They shared with me how they didn’t sit down and eat together as a family because at least one person was quarantined to their bedroom . There wasn’t as much going on in the house as they all tried to recover or avoid the flu. It was disruptive for the whole family and their usual family dynamics essentially stopped while they attempted to get rid of the flu from their house.
I can totally sympathize with them too. I told you that my family went through this as well when the new year hit. Bekkah didn’t get the flu but she had a nasty cold. She stayed in the bedroom while she was sick and we avoided interacting with her too much so that Aubreigh and I could stay healthy. Then I got the flu and I moved myself into our guest bedroom so that I was out of Aubreigh and Bekkah’s way because even though Bekkah was sick I didn’t want to give her the flu on top of having a cold.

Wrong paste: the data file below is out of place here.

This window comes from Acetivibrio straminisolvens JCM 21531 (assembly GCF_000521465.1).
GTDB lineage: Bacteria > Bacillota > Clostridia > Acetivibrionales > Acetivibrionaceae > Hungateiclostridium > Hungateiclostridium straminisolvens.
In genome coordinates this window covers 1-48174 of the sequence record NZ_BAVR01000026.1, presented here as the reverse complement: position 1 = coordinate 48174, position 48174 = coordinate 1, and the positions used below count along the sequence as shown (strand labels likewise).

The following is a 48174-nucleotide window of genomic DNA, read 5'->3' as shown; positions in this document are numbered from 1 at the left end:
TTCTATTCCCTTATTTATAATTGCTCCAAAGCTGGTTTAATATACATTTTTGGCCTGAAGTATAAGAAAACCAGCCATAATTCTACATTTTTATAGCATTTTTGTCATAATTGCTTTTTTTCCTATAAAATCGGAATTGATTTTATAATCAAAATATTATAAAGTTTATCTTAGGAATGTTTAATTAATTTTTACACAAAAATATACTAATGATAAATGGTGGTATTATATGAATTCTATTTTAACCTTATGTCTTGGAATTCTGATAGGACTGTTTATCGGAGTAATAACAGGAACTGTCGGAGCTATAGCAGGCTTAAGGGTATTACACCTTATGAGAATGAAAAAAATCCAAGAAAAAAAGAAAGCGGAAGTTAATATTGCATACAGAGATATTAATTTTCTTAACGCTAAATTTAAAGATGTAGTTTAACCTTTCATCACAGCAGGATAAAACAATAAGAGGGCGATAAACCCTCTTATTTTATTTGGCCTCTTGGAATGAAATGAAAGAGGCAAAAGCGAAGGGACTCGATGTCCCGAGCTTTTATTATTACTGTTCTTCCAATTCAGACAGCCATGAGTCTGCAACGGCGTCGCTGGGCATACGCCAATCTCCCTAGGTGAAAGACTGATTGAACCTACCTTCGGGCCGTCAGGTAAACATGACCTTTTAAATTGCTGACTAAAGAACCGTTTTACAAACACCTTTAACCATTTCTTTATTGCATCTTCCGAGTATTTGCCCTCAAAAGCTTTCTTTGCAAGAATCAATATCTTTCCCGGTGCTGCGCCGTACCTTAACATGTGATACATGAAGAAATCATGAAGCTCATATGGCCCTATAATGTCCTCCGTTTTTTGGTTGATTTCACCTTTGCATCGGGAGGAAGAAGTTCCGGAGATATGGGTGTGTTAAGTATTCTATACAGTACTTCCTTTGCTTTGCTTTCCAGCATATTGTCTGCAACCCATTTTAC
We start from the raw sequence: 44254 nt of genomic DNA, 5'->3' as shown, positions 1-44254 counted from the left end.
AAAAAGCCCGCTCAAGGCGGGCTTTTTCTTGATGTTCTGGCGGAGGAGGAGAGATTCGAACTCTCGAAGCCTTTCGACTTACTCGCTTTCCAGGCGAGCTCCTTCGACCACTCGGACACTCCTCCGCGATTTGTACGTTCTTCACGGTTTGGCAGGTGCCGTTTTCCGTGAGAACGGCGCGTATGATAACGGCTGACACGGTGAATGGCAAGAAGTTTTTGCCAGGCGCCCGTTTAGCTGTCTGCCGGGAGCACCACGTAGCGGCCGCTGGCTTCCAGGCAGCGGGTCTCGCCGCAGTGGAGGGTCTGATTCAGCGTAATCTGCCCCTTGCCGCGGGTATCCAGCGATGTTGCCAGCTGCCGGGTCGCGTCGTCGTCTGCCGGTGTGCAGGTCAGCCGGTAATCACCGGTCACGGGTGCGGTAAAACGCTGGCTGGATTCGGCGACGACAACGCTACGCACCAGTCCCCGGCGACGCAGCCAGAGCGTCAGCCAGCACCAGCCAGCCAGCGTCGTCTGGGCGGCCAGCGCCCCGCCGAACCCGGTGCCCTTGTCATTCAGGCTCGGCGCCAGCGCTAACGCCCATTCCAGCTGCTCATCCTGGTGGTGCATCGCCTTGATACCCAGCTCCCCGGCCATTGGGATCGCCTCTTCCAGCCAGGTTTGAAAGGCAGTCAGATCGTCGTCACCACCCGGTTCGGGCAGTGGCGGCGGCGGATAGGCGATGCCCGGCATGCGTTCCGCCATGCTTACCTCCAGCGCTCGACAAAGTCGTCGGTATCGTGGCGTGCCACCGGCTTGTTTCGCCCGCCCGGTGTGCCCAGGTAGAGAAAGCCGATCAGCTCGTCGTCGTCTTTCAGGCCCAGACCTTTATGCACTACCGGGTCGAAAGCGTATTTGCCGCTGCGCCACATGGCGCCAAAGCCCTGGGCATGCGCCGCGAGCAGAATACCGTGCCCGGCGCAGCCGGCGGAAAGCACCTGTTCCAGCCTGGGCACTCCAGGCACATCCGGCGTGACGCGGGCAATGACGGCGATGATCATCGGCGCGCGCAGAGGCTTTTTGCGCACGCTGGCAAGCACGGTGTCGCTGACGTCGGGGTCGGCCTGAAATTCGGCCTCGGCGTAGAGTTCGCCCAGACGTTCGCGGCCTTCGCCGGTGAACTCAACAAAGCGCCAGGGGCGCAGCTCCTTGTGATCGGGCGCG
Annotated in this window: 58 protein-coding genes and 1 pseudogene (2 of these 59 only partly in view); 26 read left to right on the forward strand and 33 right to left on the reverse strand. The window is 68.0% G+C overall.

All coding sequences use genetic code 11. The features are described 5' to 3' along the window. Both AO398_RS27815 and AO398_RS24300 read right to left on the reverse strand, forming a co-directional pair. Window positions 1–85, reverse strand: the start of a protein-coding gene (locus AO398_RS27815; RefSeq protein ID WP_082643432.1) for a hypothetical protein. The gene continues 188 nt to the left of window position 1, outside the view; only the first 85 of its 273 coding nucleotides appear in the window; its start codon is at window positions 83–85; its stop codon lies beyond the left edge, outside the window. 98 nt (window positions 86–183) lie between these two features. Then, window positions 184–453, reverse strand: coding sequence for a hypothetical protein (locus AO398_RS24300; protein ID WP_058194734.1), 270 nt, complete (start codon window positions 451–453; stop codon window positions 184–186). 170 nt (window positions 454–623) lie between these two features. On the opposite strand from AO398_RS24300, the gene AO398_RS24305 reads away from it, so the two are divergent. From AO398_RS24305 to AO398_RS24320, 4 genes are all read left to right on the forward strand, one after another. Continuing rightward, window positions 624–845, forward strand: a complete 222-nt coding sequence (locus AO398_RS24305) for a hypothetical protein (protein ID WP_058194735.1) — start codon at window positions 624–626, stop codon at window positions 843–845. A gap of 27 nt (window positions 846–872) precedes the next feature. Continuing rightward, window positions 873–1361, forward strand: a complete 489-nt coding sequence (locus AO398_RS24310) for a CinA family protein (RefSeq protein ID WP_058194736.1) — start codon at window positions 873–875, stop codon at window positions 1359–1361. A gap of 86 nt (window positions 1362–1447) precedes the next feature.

Now Aubreigh was devastated. She was the only healthy one left for about a day or so and she could no longer hang out with me because I had the flu, and she couldn’t get too close to Bekkah because she had a cold. She just wanted someone to hang out with her. Since a cold isn’t as bad as the flu she got to be in the bedroom with Bekkah, but not on the bed with her.
Well the next day Aubreigh started to get a fever which meant the flu, so then Aubreigh shifted back to hanging out with me since we both had the flu now. Since we both had the flu she could cuddle and be as close to me as she wanted which made her very happy. In fact I think on some level she was glad to have gotten sick because she was feeling rather excluded being the only one who was healthy.